A blue graphic with the text: Happy International Day of Sign Languages.

Putting the Spotlight on Sign Language and Virtual Spaces

Blog by Kerry Thompson, DRF’s Inclusion & Accessibility Development Manager

A blue graphic with the text: Happy International Day of Sign Languages.

“The most important thing in communications is to hear what isn’t being said.” 

I love this quote because as a Deaf person, I see so much around me that is communicated without uttering a single verbal word. Sign language was my first language before English, and you could say technology became my third language as I relied on it to navigate the Hearing world. 

Two years ago, both Hearing and Deaf people had to figure out how to use technology during the pandemic as we shifted much of our lives to virtual spaces. From my vantage point in Zoom webinars and Microsoft Teams meetings, people are still trying to figure out technology, and they certainly are still figuring out accessibility for those who are Deaf and Hard-of-Hearing. Let’s be honest, not every organization has a tech and communications expert on their team who happens to be Deaf. 

Don’t get me wrong, I made many mistakes, but I figured these out much sooner than most as I was already using remote technology before the pandemic hit. And even now, I am still learning as new features are being added, like Zoom allows automatic captions in other languages!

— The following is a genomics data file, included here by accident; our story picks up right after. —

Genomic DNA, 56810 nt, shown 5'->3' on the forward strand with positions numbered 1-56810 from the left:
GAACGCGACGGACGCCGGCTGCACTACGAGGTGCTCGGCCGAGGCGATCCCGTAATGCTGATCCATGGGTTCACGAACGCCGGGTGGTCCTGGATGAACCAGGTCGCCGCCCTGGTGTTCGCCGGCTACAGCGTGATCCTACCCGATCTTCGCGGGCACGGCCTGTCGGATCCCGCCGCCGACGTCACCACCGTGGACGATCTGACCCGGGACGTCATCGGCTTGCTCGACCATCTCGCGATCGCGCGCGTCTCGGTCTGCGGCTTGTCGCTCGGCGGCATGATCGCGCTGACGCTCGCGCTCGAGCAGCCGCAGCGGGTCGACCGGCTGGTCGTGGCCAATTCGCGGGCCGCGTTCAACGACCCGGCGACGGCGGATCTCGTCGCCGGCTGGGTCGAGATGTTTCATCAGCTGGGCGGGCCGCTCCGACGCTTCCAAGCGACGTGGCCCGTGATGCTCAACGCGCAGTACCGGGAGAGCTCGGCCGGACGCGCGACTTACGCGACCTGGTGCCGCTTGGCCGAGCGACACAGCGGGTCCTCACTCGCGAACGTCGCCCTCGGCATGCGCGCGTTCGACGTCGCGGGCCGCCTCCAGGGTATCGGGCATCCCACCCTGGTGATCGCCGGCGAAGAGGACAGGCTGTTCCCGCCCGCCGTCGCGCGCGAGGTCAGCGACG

Here are my six tips for working with sign language interpreters and/or a Deaf panelist. 

1. Share Materials with Sign Language Interpreters 

Interpreters can do their jobs better if they are familiar with the names of speakers and organizations, the topic, and acronyms ahead of time. 

2. Grant Early Access to Sign Language Interpreters 

Before you hit the “broadcast” button or let everyone out of the waiting room, make sure your sign language interpreters are already in place and ready to go. Otherwise, you will find yourself in the embarrassing situation of trying to find the sign language interpreter in front of everyone after starting the session. 

3. Identify Yourself 

Remember, a Deaf person could be focusing on the video of the interpreter, not the speakers’ video. A Deaf person would love to know what people are saying but also who is saying it. When a speaker identifies themselves, the interpreter can relay who is speaking. 

4. Turn Videos Off 

At least, for those who are not speaking. The fewer videos there are, the larger the video of the sign language interpreter will be. It is incredibly difficult to understand a sign language interpreter when they are two inches. Now in a Zoom Meeting, a Deaf person could customize their personal view and “pin” the sign language interpreter’s video so that’s the only video they see. Sadly, you cannot pin during a screen share. 

5. Learn What Spotlighting Is 

This one always trips people up. People think of spotlighting and pinning as the same thing, or there is confusion around the distinction. 

Here’s an alliteration trick to help you remember the difference: Spotlighting is for spectators (audience), and pinning is personal (only your view). 

6. Learn Who to Spotlight 

It is not enough to know what spotlighting is; it is important to know who to spotlight. For example, it is fine to spotlight a sign language interpreter, but if you have a Deaf speaker who is signing, spotlight the Deaf speaker too. Otherwise, we will only see the video of the interpreter who is now voicing what the Deaf person is signing. This is incredibly offensive to the Deaf individual. 

If you still feel overwhelmed by technology, the best advice I can give you is to do a test. I often ask friends and colleagues to hop on a Zoom webinar or a meeting or Microsoft Teams meeting so I can play around with the technology. 

I hope these tips help you as you “spotlight” accessibility for me and my fellow sign language users.